"Phishing," latest craze among online evil-doers, has nothing to do with sitting at end of a dock on a sunny afternoon dangling a worm to entice hungry catfish.
But, if you take their bait, this new breed of online con artist will hook you, reel you in, and take you for every dollar you have... or worse.
"Phishing" describes a combination of techniques used by cyber crooks to bait people into giving up sensitive personal data such as credit card numbers, social security numbers, bank account numbers, dates of birth and more.
Their techniques work so well that, according to FraudWatchInternational.com, "phishing" rates as fastest growing scam on Internet.
Here's basic pattern for a "phishing" scam...
You receive a very official email that appears to originate from a legitimate source, such as a bank, eBay, PayPal, a major retailer, or some other well known entity.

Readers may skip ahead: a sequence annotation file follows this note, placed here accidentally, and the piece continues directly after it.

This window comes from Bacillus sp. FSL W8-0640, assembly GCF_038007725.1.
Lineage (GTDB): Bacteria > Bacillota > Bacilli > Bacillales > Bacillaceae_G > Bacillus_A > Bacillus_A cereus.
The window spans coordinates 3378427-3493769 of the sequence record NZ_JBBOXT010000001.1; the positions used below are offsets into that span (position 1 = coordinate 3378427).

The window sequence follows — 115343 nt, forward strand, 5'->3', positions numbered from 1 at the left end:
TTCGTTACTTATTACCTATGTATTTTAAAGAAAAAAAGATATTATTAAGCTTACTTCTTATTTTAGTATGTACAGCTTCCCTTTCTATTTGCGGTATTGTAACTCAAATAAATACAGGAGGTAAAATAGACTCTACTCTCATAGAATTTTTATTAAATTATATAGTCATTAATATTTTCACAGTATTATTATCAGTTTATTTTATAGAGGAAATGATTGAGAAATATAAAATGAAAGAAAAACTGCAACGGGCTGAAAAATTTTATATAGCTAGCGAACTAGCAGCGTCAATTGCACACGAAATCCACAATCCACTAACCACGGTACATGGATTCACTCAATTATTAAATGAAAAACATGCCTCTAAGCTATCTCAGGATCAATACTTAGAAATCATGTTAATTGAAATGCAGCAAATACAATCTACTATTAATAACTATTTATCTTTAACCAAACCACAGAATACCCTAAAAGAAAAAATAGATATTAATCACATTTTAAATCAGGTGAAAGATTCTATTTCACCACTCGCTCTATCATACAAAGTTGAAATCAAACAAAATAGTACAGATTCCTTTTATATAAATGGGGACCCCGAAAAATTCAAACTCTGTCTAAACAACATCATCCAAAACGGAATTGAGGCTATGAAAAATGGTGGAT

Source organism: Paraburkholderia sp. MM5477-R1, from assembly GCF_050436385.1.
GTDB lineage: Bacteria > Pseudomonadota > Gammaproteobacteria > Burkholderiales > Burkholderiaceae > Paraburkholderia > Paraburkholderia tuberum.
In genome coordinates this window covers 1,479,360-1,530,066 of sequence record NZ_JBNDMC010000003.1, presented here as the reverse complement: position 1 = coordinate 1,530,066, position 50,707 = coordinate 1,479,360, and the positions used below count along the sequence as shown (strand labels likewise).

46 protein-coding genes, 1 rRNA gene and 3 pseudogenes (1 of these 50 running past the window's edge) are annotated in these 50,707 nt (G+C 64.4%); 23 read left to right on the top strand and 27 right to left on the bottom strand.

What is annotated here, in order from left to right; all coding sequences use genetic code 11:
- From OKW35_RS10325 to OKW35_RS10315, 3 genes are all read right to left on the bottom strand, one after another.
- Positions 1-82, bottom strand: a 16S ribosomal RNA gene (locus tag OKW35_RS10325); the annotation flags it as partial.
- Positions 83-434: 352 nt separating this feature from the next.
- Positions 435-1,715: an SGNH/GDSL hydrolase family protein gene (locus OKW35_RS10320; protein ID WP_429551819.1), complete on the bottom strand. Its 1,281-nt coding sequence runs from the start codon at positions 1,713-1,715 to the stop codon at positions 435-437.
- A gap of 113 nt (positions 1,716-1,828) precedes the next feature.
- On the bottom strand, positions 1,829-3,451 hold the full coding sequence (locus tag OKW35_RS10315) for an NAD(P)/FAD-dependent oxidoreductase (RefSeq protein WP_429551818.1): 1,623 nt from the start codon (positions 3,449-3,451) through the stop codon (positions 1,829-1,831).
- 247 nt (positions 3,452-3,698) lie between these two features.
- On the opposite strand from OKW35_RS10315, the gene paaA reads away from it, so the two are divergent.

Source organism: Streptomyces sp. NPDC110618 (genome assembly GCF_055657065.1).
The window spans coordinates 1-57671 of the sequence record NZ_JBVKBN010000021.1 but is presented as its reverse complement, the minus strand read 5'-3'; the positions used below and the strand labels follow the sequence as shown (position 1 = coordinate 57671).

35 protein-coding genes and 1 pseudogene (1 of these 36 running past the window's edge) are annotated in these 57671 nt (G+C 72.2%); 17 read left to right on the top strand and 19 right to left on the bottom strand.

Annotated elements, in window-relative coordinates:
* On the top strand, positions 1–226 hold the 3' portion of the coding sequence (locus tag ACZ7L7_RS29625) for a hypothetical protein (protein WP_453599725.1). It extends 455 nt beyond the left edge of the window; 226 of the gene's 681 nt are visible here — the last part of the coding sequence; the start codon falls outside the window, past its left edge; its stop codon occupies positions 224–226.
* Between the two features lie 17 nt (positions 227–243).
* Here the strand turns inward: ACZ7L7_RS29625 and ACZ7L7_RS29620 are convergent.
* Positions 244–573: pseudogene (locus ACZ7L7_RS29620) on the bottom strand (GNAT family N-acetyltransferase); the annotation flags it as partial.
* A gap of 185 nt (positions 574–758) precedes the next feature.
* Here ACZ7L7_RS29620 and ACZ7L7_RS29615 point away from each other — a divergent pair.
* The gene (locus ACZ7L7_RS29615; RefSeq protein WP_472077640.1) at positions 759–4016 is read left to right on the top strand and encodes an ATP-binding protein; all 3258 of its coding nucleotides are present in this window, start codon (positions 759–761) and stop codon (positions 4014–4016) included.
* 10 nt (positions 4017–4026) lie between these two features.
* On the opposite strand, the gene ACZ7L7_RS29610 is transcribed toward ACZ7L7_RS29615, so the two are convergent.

In email it tells you that something bad is about to happen unless you act quickly.
Typically it tells you that your account is about to get closed, that someone appears to have stolen your identity, or even that someone opened a fraudulent account using your name.
In order to help straighten everything out, you need to click a link in email and provide some basic account information so they can verify your identity and then give you additional details so you can help get everything cleared up.
Once you give up your information... it's all over but crying!
After getting your information, these cyber-bandits can empty your bank accounts, deplete your PayPal accounts, run up your credit card balances, open new credit accounts, assume your identity and much worse.
An especially disturbing new variation of this scam specifically targets online business owners and affiliate marketers.
In this con, scammer's email informs you that they've just sent $1,219.43 (or a similar big but believable amount) in affiliate commissions to you via PayPal.
They need you to log into your PayPal account to verify receipt of money and then email them back to confirm you got it.
Since you're so excited at possibility of an unexpected pay day, you click link to go to PayPal, log in, and BANG! They have your PayPal login information and can empty your account.